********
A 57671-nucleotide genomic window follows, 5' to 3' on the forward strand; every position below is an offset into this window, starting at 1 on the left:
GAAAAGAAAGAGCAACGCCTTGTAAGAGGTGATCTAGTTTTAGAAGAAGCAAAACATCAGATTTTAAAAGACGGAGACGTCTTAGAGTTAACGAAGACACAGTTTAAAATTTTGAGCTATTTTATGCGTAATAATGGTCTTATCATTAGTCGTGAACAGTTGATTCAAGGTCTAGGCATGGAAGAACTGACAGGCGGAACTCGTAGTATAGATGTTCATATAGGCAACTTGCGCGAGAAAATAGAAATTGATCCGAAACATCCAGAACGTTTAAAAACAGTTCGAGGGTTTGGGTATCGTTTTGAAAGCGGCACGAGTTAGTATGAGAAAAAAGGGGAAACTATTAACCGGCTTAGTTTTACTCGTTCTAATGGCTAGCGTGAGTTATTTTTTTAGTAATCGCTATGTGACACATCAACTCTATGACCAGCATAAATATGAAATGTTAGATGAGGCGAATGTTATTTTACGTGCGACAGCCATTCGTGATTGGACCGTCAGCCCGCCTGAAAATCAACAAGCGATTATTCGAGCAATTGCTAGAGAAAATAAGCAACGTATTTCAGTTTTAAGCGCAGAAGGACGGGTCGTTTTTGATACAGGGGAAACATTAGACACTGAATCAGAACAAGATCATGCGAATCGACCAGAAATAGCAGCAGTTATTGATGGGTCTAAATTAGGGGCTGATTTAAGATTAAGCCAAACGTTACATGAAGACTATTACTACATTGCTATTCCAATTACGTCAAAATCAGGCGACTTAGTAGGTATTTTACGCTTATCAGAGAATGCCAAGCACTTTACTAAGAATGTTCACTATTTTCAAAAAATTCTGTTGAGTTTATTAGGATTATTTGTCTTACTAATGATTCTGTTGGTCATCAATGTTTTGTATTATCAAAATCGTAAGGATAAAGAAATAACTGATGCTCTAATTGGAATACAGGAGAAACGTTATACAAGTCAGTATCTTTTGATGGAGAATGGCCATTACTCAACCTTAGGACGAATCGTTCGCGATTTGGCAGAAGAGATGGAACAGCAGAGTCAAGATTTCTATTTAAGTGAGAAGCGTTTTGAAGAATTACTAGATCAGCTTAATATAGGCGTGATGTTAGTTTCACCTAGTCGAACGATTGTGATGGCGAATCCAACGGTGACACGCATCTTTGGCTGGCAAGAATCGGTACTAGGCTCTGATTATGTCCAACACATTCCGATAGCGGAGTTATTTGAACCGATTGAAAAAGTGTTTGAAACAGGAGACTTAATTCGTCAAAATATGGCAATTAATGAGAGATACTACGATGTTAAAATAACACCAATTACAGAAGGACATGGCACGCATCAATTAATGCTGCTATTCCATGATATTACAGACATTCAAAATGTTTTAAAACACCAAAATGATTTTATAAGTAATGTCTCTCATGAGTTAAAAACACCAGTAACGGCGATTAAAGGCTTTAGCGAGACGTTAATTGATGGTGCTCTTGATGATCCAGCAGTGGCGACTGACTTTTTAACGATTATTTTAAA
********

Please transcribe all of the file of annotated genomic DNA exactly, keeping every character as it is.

A 57671-nucleotide genomic window follows, 5' to 3' on the forward strand; every position below is an offset into this window, starting at 1 on the left:
GAAAAGAAAGAGCAACGCCTTGTAAGAGGTGATCTAGTTTTAGAAGAAGCAAAACATCAGATTTTAAAAGACGGAGACGTCTTAGAGTTAACGAAGACACAGTTTAAAATTTTGAGCTATTTTATGCGTAATAATGGTCTTATCATTAGTCGTGAACAGTTGATTCAAGGTCTAGGCATGGAAGAACTGACAGGCGGAACTCGTAGTATAGATGTTCATATAGGCAACTTGCGCGAGAAAATAGAAATTGATCCGAAACATCCAGAACGTTTAAAAACAGTTCGAGGGTTTGGGTATCGTTTTGAAAGCGGCACGAGTTAGTATGAGAAAAAAGGGGAAACTATTAACCGGCTTAGTTTTACTCGTTCTAATGGCTAGCGTGAGTTATTTTTTTAGTAATCGCTATGTGACACATCAACTCTATGACCAGCATAAATATGAAATGTTAGATGAGGCGAATGTTATTTTACGTGCGACAGCCATTCGTGATTGGACCGTCAGCCCGCCTGAAAATCAACAAGCGATTATTCGAGCAATTGCTAGAGAAAATAAGCAACGTATTTCAGTTTTAAGCGCAGAAGGACGGGTCGTTTTTGATACAGGGGAAACATTAGACACTGAATCAGAACAAGATCATGCGAATCGACCAGAAATAGCAGCAGTTATTGATGGGTCTAAATTAGGGGCTGATTTAAGATTAAGCCAAACGTTACATGAAGACTATTACTACATTGCTATTCCAATTACGTCAAAATCAGGCGACTTAGTAGGTATTTTACGCTTATCAGAGAATGCCAAGCACTTTACTAAGAATGTTCACTATTTTCAAAAAATTCTGTTGAGTTTATTAGGATTATTTGTCTTACTAATGATTCTGTTGGTCATCAATGTTTTGTATTATCAAAATCGTAAGGATAAAGAAATAACTGATGCTCTAATTGGAATACAGGAGAAACGTTATACAAGTCAGTATCTTTTGATGGAGAATGGCCATTACTCAACCTTAGGACGAATCGTTCGCGATTTGGCAGAAGAGATGGAACAGCAGAGTCAAGATTTCTATTTAAGTGAGAAGCGTTTTGAAGAATTACTAGATCAGCTTAATATAGGCGTGATGTTAGTTTCACCTAGTCGAACGATTGTGATGGCGAATCCAACGGTGACACGCATCTTTGGCTGGCAAGAATCGGTACTAGGCTCTGATTATGTCCAACACATTCCGATAGCGGAGTTATTTGAACCGATTGAAAAAGTGTTTGAAACAGGAGACTTAATTCGTCAAAATATGGCAATTAATGAGAGATACTACGATGTTAAAATAACACCAATTACAGAAGGACATGGCACGCATCAATTAATGCTGCTATTCCATGATATTACAGACATTCAAAATGTTTTAAAACACCAAAATGATTTTATAAGTAATGTCTCTCATGAGTTAAAAACACCAGTAACGGCGATTAAAGGCTTTAGCGAGACGTTAATTGATGGTGCTCTTGATGATCCAGCAGTGGCGACTGACTTTTTAACGATTATTTTAAA